In many ways, the ultimate fate of the ANC in Gauteng is going to determine the fate of the country. It is the one group of people who appear to be trying to change the party, from the inside. It should not be forgotten how the ANC of Mbeki changed to be the ANC of Zuma. An ANC led by the current Gauteng leaders would be very different again. If they are able to show themselves to be successful in government, to be innovative, and to hold off the political threats of Julius Malema and the DA, then there is a chance that the ANC could change again, that it could actually self-correct. That it could one day elect leaders who are not beholden to people from another country, who do not allow Cabinet ministers to smuggle people in their private planes, who do not appear to be under the thumb of crooks.
But if they are not able to do that, if they fail, if they simply lose power in Gauteng and never regain it, then that chance surely diminishes. There is actually a worse outcome than that. Imagine what would happen if the national ANC leadership decided Gauteng had got too big for its middle-class boots, and needed to be disbanded. While it would be impossible to predict the outcome of an election to reconstitute the leadership, the fact is that would surely mean the chance of any kind of correction from within the ANC virtually vanishes.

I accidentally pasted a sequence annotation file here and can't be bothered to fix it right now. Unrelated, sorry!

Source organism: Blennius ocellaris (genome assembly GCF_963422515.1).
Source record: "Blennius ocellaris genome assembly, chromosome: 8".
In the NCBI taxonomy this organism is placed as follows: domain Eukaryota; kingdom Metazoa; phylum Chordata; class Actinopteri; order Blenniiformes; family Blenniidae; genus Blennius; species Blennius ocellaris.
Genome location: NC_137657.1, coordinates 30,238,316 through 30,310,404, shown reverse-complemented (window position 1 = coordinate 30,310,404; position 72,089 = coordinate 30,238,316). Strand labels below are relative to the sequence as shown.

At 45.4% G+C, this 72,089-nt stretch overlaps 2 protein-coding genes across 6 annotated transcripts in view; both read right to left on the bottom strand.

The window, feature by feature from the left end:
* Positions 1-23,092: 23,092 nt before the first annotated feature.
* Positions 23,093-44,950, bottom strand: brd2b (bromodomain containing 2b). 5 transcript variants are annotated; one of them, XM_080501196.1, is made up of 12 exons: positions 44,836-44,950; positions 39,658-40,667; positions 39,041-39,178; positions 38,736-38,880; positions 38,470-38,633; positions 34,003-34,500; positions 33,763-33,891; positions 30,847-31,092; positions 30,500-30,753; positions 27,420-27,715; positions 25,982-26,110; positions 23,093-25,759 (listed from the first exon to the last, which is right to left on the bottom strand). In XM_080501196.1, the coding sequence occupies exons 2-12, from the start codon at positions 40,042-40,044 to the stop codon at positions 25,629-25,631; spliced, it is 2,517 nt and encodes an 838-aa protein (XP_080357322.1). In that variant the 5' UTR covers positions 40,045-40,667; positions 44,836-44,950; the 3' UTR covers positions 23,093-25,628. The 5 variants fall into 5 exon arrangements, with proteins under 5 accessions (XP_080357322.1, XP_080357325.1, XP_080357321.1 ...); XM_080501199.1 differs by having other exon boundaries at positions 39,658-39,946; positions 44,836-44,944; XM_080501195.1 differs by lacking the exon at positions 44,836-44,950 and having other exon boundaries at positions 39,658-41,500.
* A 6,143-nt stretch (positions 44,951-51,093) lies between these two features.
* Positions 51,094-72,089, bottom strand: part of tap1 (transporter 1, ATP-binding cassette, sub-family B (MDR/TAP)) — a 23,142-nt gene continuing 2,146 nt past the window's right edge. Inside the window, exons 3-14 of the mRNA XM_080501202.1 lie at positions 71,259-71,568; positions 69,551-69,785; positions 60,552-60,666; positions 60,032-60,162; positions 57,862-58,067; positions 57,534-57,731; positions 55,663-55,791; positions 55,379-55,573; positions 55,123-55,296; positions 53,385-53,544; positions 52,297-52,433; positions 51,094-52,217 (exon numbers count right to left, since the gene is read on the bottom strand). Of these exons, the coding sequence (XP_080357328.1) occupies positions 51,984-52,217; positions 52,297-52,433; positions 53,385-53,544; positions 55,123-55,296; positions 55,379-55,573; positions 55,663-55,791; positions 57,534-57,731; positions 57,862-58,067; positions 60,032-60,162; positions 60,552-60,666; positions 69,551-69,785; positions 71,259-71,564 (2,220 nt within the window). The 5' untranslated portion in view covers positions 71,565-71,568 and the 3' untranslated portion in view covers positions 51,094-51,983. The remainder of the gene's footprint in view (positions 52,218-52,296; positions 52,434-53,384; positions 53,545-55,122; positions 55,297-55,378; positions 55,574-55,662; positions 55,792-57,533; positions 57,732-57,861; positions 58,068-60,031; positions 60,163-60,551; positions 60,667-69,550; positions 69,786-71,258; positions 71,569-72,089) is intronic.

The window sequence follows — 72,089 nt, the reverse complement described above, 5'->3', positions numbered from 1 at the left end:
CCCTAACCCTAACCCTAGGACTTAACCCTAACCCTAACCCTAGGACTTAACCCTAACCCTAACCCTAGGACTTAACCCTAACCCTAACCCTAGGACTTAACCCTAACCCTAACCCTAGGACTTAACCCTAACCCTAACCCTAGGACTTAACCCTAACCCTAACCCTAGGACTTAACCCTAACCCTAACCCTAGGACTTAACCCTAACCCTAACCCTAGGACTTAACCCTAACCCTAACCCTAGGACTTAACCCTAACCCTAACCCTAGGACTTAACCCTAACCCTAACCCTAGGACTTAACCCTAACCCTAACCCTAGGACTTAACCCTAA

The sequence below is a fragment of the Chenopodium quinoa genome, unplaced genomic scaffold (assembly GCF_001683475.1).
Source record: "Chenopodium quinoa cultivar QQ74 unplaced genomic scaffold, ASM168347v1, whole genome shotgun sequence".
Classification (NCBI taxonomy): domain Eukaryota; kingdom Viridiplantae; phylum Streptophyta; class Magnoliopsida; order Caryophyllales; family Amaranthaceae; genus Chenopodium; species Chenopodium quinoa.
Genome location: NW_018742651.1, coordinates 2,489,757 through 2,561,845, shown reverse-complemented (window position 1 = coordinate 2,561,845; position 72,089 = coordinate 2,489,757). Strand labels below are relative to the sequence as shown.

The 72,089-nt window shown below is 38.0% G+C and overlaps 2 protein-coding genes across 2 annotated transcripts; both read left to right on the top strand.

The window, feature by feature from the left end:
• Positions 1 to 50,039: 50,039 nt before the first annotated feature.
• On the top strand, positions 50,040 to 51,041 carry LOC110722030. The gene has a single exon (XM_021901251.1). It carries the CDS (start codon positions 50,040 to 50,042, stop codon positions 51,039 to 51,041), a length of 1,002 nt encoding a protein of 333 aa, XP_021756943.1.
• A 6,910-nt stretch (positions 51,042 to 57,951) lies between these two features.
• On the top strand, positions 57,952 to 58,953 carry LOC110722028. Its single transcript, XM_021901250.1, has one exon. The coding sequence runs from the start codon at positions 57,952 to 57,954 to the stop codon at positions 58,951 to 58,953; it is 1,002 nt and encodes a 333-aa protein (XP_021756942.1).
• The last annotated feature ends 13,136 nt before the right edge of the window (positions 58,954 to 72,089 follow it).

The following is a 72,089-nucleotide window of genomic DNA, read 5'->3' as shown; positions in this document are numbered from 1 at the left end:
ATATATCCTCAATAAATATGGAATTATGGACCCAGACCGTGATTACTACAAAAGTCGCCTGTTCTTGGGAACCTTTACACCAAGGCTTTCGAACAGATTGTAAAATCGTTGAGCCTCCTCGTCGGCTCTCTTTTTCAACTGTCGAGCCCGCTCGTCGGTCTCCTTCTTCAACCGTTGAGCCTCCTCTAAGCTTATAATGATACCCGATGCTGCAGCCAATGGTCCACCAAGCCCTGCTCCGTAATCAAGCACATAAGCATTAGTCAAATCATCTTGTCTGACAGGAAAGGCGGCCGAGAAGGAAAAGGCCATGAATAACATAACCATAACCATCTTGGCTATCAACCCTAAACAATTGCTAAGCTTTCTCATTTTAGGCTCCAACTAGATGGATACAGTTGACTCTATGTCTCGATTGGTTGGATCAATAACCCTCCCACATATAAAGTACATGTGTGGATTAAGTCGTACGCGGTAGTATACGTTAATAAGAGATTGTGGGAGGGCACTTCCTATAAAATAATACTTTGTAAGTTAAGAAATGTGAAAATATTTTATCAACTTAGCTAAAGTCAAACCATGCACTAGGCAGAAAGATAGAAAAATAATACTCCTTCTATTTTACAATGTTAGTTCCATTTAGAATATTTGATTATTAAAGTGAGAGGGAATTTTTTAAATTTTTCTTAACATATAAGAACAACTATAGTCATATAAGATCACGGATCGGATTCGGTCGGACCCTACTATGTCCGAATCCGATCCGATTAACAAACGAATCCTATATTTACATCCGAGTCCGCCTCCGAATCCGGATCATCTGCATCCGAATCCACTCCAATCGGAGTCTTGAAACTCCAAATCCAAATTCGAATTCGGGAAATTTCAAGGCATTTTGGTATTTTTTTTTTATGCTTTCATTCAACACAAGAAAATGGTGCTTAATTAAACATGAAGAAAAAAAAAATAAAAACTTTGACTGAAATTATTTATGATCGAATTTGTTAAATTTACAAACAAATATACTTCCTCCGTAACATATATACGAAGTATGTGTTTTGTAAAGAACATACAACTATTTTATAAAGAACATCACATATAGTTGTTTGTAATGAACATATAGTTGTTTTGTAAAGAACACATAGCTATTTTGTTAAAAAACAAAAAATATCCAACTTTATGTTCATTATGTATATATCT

There is an upside though. Which is that, should electoral politics play out the way we think it will do, the ANC would then lose Gauteng in 2019. It would be gone. And that would lead to a fundamental reshaping of the party. Because, as previously explained, that would lead to the ANC becoming a party with a more rural character, in a country where just less than two-thirds of the population is urban. And that surely would have further political consequences down the line.
In the end, the answer to the question of what will happen to the ANC may well have a relatively easy answer: Watch the Gauteng ANC. DM
Photo: President Jacob Zuma accompanied by the Minister of Arts and Culture, Mr Paul Mashatile, Minister of Defence and Military Veterans, Ms Lindiwe Sisulu, Premier of Gauteng Ms Nomvula Mokonyane, Tshwane Mayor, Mr Kgosientso Ramokgopa and other dignitaries attended Freedom Day celebrations held at the Union Buildings in Pretoria on 27 April 2011. (GCIS)